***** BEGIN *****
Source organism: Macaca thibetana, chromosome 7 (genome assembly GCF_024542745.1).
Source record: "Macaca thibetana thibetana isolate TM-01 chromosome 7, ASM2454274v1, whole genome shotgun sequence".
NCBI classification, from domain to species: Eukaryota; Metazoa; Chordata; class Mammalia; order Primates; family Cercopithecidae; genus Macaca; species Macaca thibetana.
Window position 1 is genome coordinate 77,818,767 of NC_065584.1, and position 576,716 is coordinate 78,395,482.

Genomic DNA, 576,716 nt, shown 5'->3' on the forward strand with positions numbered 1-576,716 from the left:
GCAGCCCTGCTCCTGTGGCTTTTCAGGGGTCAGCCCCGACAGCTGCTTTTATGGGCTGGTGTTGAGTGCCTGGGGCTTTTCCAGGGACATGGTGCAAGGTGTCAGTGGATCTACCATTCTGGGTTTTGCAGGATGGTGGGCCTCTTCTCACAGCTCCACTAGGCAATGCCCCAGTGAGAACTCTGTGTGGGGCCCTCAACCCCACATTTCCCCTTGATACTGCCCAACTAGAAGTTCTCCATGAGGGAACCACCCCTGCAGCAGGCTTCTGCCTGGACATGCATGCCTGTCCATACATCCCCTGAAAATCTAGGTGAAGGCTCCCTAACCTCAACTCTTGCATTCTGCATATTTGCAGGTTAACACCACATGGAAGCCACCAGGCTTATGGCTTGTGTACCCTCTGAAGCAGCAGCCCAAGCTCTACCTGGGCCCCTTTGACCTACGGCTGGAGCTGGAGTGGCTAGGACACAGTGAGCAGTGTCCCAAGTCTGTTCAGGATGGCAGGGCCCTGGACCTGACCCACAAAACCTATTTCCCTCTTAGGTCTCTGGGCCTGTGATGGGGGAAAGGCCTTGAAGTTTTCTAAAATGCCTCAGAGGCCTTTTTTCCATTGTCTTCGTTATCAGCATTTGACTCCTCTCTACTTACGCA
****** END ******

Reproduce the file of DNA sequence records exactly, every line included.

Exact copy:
Source organism: Macaca thibetana, chromosome 7 (genome assembly GCF_024542745.1).
Source record: "Macaca thibetana thibetana isolate TM-01 chromosome 7, ASM2454274v1, whole genome shotgun sequence".
NCBI classification, from domain to species: Eukaryota; Metazoa; Chordata; class Mammalia; order Primates; family Cercopithecidae; genus Macaca; species Macaca thibetana.
Window position 1 is genome coordinate 77,818,767 of NC_065584.1, and position 576,716 is coordinate 78,395,482.

Genomic DNA, 576,716 nt, shown 5'->3' on the forward strand with positions numbered 1-576,716 from the left:
GCAGCCCTGCTCCTGTGGCTTTTCAGGGGTCAGCCCCGACAGCTGCTTTTATGGGCTGGTGTTGAGTGCCTGGGGCTTTTCCAGGGACATGGTGCAAGGTGTCAGTGGATCTACCATTCTGGGTTTTGCAGGATGGTGGGCCTCTTCTCACAGCTCCACTAGGCAATGCCCCAGTGAGAACTCTGTGTGGGGCCCTCAACCCCACATTTCCCCTTGATACTGCCCAACTAGAAGTTCTCCATGAGGGAACCACCCCTGCAGCAGGCTTCTGCCTGGACATGCATGCCTGTCCATACATCCCCTGAAAATCTAGGTGAAGGCTCCCTAACCTCAACTCTTGCATTCTGCATATTTGCAGGTTAACACCACATGGAAGCCACCAGGCTTATGGCTTGTGTACCCTCTGAAGCAGCAGCCCAAGCTCTACCTGGGCCCCTTTGACCTACGGCTGGAGCTGGAGTGGCTAGGACACAGTGAGCAGTGTCCCAAGTCTGTTCAGGATGGCAGGGCCCTGGACCTGACCCACAAAACCTATTTCCCTCTTAGGTCTCTGGGCCTGTGATGGGGGAAAGGCCTTGAAGTTTTCTAAAATGCCTCAGAGGCCTTTTTTCCATTGTCTTCGTTATCAGCATTTGACTCCTCTCTACTTACGCA